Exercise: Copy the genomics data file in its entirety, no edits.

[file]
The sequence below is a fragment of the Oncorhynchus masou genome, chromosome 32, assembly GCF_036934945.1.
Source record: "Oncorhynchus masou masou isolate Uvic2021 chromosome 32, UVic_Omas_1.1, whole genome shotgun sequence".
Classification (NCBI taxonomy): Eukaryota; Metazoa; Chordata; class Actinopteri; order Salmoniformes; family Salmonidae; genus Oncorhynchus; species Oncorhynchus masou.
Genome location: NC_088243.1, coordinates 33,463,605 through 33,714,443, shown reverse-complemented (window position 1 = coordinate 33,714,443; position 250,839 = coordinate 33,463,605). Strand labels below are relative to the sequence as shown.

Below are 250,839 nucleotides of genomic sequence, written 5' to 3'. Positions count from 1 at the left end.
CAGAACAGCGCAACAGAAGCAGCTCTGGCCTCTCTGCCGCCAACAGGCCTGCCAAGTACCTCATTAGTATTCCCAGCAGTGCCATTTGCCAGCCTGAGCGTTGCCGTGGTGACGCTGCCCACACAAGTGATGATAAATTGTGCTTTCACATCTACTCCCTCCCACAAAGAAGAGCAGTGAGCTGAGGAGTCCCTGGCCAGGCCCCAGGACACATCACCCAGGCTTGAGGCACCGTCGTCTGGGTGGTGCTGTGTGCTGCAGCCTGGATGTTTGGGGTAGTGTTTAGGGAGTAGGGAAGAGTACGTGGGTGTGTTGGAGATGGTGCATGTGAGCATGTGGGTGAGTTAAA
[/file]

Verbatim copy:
The sequence below is a fragment of the Oncorhynchus masou genome, chromosome 32, assembly GCF_036934945.1.
Source record: "Oncorhynchus masou masou isolate Uvic2021 chromosome 32, UVic_Omas_1.1, whole genome shotgun sequence".
Classification (NCBI taxonomy): Eukaryota; Metazoa; Chordata; class Actinopteri; order Salmoniformes; family Salmonidae; genus Oncorhynchus; species Oncorhynchus masou.
Genome location: NC_088243.1, coordinates 33,463,605 through 33,714,443, shown reverse-complemented (window position 1 = coordinate 33,714,443; position 250,839 = coordinate 33,463,605). Strand labels below are relative to the sequence as shown.

Below are 250,839 nucleotides of genomic sequence, written 5' to 3'. Positions count from 1 at the left end.
CAGAACAGCGCAACAGAAGCAGCTCTGGCCTCTCTGCCGCCAACAGGCCTGCCAAGTACCTCATTAGTATTCCCAGCAGTGCCATTTGCCAGCCTGAGCGTTGCCGTGGTGACGCTGCCCACACAAGTGATGATAAATTGTGCTTTCACATCTACTCCCTCCCACAAAGAAGAGCAGTGAGCTGAGGAGTCCCTGGCCAGGCCCCAGGACACATCACCCAGGCTTGAGGCACCGTCGTCTGGGTGGTGCTGTGTGCTGCAGCCTGGATGTTTGGGGTAGTGTTTAGGGAGTAGGGAAGAGTACGTGGGTGTGTTGGAGATGGTGCATGTGAGCATGTGGGTGAGTTAAA